This tarragon-cranberry chicken I made and shared recently keeps on giving. I usually don’t do much meal prep, but it’s fun to re-cyle and up-cycle and reinvent a new meal every day based on the same core ingredient. Also, making nori rolls has been one of my first experiments when I started the Plant Paradox Program, I guess because I wanted to check if I can still have sushi rolls – or at least something close to the experience of having sushi. This is my chicken salad nori rolls made with organic Miracle rice.
Nori Rolls – A chicken salad that keeps on giving and the power of chopsticks
I love rolls and I love eating with chopsticks, I also love pickled ginger and wasabi, and what better way to have all these together than a mock up sushi dish. I’ve made nori rolls before, but only with cauliflower rice, which sometimes gets to get a little to soggy. This time I decided to give shirataki rice a chance, and it works perfectly fine, better than the cauliflower. So you can really play with the fillings, or use whatever you have around – in the past I used crab meat, shrimps, green mango, avocado, now I used the chicken salad I had prepared on Sunday. The basics you need for sushi rolls are toasted nori, a protein filling of your choice if you are not vegan or vegetarian, a dressing / sauce like mayonnaise (this chicken salad was made with mayonnaise so that was perfect), avocado, some green leaves, rice. It can actually work without rice, but you need to fill in more stuff to get a full, round roll. Options for rice: cauliflower rice, shirataki rice, or even indian basmati rice if you are in Phase 3. Rolling takes a little bit of practice and it’s advisable you do it with a bamboo mat, but I’ve tried before with parchment paper and it worked. To cut them, make sure you have a super sharp knife.
This is the recipe for the the Tarragon Chicken Salad if you decide to use it as a filling.
I could not imagine eating rolls, no matter the filling, without wasabi and pickled ginger. I use Sushi Sonic Real Wasabi Powder, which you mix with cold water. Most of wasabi has additional ingredients and it’s not pure, so make sure you find the real wasabi, which is only one ingredient and usually comes in powder. Most of pickled ginger has sugar, and I used one that had less than 1% sugar per serving, but now I found Eden Pickled Ginger with Shiso leaves and it doesn’t have sugar. It tastes amazing.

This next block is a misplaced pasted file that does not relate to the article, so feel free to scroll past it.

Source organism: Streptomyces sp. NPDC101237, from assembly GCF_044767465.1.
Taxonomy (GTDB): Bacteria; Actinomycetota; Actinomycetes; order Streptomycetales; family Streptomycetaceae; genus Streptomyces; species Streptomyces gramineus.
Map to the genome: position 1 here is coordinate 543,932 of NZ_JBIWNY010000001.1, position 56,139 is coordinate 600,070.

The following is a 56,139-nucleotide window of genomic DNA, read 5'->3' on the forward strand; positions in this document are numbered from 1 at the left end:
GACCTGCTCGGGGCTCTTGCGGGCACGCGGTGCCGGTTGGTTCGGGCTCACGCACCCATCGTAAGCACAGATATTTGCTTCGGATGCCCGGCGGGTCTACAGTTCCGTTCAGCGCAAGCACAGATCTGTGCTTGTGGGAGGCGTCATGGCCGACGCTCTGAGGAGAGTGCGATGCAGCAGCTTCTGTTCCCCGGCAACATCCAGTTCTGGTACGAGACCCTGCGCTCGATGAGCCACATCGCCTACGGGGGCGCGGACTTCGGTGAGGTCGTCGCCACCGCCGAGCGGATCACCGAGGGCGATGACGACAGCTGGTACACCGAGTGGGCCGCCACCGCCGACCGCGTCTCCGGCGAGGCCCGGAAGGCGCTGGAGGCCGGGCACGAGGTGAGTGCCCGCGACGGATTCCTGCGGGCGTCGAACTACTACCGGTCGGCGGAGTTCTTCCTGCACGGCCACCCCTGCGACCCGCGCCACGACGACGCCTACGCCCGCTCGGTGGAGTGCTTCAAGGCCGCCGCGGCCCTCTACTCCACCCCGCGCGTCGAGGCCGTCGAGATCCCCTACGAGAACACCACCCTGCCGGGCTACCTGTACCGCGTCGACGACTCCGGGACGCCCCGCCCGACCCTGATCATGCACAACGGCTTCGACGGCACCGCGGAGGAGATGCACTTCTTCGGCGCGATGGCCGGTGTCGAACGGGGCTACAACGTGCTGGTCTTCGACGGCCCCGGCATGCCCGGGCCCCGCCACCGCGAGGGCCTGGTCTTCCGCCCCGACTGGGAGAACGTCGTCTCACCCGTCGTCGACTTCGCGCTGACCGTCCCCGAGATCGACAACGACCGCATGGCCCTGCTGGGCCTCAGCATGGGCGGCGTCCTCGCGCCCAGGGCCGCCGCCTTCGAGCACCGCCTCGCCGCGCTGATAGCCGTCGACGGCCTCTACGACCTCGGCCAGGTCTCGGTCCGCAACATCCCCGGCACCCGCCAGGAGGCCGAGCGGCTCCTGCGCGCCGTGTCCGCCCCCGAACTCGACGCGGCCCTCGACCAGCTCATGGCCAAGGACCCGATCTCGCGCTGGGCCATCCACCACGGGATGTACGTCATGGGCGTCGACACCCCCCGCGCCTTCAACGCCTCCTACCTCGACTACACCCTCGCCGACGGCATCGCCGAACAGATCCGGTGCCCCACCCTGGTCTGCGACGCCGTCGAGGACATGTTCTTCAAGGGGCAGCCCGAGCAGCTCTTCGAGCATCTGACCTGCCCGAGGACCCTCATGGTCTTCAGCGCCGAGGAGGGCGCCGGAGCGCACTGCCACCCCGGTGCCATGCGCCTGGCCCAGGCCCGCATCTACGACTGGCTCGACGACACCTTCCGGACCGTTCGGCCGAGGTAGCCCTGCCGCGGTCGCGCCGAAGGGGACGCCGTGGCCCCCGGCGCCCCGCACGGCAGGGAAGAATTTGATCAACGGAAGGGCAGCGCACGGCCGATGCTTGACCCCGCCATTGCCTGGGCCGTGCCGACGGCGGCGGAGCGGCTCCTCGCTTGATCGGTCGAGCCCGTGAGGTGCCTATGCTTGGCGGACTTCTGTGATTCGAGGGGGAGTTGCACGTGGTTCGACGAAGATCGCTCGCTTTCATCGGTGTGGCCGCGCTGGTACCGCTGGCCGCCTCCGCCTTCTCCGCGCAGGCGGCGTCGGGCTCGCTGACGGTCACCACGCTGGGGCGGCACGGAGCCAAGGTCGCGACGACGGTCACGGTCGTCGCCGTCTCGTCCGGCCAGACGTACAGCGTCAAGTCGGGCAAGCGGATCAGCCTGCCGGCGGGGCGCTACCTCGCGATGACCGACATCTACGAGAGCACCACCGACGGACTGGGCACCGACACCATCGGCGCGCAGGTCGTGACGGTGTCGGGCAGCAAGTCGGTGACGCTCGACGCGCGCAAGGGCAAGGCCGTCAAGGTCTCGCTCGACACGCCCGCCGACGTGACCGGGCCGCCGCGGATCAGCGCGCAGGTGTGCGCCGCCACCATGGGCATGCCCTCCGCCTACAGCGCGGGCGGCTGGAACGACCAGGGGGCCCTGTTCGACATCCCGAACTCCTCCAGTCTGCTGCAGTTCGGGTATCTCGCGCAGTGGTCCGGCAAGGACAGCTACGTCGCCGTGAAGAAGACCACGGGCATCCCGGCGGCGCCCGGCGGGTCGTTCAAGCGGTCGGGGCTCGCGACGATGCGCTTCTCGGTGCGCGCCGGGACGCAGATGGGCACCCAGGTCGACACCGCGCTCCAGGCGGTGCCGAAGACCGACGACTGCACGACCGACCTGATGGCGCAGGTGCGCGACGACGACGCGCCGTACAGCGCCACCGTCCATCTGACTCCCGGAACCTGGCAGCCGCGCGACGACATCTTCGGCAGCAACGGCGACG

You may also like my Lectin-Free Sushi Rolls With Cauliflower Rice and Salmon Avocado Nori Rolls with Almond Cream Cheese.
Chicken Salad Nori Rolls with Organic Miracle Rice
- FOR THE ROLLS:
- 1 pack Organic Miracle Rice
- 3 roasted Nori sheets
- about 1 cup of homemade chicken salad (I used my previously shared Tarragon Chicken Salad)
- few handfuls of baby arugula
- FOR SERVING:
- red radishes, finely sliced
- pickled ginger (I used Eden brand with shiso leaves)
- wasabi paste
- Hot sauce (I used Wildbrine's Kimchi and Sriracha sauce)
- Coconut aminos
First prepare the Miracle rice following the instructions on the pack. You don't want to skip any step. And you don't want any of your ingredients to be wet. Let the rice cool. You can prepare it in advance and store it in the fridge, it's better to be cold.
Make the wasabi paste first, by mixing 2 tbsp of pure wasabi powder with enough cold water to make a paste. Set aside.
Prepare all your fillings, set the nori sheet on the bamboo sheet.
Start filling first with the rice, then stack the other fillings as you see in the picture above.
Start rolling. You can watch instructions online about how to roll sushi, also a bamboo sheet usually comes with instructions. I don't cover the entire sheet with fillings, it gets harder to roll. Cold water on the upper edge of the rolls helps with sticking the two sides together.
Continue with the second and third roll. Then cut each of them in 6 smaller rolls.
Serve with wasabi, red radishes, hot sauce, coconut aminos and pickled ginger.
The cooking time I added is about the time the miracle rice need to get drained, rinsed, briefly boiled and dried. I suggest you make it in advance and store it in the fridge. Rolling requires a little bit of practice, but it's not as difficult as it may seem.